I would also think back to the types of tubes you have in the fixtures and whether you might have changed either them or the amount of time that you operate them beginning when the plants started to change.
I sent your photos to Kenneth Cranfill, a grower friend who has produced hundreds of thousands of tomato transplants over the past 40 springs. He suggested we compare the symptoms of epinasty. I told Kenneth he was way smarter than I am, and I got busy doing my research. Here are a couple of links that might be of help. They suggest you consider ethylene, excessively wet potting soil, or boron deficiency as the three most common examples (plus drifts of broadleafed herbicides for outdoor plants). https://www.thedailygarden.us/garden-word-of-the-day/epinasty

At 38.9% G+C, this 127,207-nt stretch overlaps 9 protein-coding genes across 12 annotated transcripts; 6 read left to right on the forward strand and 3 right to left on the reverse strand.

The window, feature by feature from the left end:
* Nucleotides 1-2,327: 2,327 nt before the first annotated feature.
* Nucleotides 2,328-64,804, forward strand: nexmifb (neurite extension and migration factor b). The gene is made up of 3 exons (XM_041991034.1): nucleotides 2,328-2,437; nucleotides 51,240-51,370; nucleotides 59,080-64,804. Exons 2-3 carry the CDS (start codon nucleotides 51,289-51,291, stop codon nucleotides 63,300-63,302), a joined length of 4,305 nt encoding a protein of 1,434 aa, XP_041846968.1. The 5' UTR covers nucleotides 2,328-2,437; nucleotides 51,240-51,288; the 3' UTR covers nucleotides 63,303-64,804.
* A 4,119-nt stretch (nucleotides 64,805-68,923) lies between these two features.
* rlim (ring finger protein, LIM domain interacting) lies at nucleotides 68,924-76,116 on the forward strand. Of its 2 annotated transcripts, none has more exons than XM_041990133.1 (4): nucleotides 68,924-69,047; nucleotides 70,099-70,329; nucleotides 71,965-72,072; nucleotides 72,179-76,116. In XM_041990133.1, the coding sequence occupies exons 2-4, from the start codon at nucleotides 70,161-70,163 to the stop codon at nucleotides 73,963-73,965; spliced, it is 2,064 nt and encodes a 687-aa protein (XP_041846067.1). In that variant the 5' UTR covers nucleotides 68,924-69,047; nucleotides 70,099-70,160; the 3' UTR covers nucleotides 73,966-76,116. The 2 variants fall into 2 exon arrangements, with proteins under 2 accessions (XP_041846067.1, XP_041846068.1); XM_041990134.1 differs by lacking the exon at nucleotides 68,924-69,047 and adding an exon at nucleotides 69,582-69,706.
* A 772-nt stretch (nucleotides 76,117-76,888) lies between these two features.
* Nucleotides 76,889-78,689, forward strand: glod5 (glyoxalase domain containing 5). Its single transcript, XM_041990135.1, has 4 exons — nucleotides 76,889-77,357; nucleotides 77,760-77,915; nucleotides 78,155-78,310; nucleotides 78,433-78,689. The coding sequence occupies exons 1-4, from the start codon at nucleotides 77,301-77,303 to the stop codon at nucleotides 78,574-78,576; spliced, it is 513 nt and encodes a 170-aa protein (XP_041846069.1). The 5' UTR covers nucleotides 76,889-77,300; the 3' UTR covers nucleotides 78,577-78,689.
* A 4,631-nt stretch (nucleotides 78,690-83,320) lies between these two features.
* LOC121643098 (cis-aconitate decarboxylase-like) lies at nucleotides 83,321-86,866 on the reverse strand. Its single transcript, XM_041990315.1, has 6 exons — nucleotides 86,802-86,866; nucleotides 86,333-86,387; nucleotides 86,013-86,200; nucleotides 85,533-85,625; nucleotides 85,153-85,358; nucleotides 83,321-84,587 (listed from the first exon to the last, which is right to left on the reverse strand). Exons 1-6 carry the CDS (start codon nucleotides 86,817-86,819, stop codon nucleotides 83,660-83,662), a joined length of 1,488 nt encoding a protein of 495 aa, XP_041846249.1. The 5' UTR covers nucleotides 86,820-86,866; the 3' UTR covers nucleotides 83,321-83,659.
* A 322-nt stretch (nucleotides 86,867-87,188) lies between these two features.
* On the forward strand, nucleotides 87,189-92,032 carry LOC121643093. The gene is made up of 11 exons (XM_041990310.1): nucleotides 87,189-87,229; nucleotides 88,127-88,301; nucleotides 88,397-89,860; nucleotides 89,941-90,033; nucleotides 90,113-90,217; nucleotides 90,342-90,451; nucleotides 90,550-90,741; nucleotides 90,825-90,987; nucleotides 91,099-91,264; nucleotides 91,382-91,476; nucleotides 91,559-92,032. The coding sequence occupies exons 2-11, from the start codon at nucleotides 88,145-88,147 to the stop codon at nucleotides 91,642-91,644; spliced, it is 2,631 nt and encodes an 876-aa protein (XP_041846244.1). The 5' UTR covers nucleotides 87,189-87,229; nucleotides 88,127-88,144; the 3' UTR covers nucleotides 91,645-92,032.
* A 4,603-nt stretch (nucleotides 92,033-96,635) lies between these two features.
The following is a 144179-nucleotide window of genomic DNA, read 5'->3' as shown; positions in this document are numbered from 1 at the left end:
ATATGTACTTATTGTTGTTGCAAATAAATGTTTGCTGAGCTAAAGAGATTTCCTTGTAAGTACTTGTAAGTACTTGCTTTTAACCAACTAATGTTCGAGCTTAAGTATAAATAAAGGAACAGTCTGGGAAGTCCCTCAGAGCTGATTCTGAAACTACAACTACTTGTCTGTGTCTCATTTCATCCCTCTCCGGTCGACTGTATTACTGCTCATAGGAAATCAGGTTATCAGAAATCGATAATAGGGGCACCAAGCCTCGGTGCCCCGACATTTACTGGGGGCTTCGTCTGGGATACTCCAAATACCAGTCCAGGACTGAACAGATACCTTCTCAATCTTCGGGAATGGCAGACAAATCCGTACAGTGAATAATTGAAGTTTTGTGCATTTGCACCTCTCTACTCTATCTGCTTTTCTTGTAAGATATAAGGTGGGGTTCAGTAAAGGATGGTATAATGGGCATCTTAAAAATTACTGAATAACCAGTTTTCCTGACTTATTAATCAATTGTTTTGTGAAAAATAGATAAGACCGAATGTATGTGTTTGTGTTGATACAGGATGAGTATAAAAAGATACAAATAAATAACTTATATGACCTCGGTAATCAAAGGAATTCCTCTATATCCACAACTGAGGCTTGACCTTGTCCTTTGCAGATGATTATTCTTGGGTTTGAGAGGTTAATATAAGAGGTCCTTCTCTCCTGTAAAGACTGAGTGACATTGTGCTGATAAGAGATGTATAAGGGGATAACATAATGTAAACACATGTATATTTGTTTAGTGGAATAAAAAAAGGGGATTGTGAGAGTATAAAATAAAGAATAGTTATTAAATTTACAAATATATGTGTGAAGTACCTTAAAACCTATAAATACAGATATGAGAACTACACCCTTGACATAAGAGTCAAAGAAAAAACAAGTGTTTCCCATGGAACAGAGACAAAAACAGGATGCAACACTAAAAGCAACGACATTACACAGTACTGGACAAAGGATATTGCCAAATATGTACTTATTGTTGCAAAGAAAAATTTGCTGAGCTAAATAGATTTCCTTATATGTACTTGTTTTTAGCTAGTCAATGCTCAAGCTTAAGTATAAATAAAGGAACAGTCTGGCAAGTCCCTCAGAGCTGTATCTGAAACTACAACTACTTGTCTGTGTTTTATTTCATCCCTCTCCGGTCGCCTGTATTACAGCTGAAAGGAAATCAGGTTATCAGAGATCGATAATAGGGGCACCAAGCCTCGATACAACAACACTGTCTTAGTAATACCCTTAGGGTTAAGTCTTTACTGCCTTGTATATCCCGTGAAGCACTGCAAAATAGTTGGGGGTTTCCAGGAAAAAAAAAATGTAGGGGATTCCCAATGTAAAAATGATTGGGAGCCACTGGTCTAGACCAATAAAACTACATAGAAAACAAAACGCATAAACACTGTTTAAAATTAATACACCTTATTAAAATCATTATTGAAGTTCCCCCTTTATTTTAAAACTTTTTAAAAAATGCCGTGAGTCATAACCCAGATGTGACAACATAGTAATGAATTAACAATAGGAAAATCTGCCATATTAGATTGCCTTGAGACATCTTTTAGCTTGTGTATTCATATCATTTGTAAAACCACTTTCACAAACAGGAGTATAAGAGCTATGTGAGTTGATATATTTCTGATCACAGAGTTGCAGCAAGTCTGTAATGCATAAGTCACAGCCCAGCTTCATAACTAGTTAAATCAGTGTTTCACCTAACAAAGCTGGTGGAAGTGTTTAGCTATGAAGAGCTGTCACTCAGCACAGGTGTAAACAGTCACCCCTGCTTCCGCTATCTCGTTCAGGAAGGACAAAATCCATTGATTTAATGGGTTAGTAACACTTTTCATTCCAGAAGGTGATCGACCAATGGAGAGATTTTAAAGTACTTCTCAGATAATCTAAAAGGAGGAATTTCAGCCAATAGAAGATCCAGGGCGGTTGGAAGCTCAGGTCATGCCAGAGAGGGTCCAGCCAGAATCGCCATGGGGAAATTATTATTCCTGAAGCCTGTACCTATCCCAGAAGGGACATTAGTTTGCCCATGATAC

Or, in still different words:
Having now typed all of that up, I think Kenneth wins the prize!
WHAT SHRUBS WOULD SURVIVE IN 100-DEGREE HEAT AND SINGLE DIGIT WINTERS?
Question: I’ve lost many 3- to 4-foot shrubs to the extreme cold of the past few years. Can you recommend any that can take both our 100-degree summer temperatures and the single-digit winter weather? Preferably evergreen, but ones that come back from their own roots at least. I lost pittosporums and rosemary plants in the past two winters. Carol D., Brenham.
Answer: First of all, hats off for the creative stems on your “deciduous” shrubs. I’m still trying to figure them out! There are several excellent options. Hollies are always top choices. In that size range, dwarf yaupon, dwarf Chinese, Carissa and dwarf Burford hollies. Also dwarf and compact nandinas. Tam junipers (full sun only). Green Beauty boxwood (and other types that hold their green foliage all winter). You happened to have two plant types that are less winter-hardy than most, and you hit two really bad cold spells.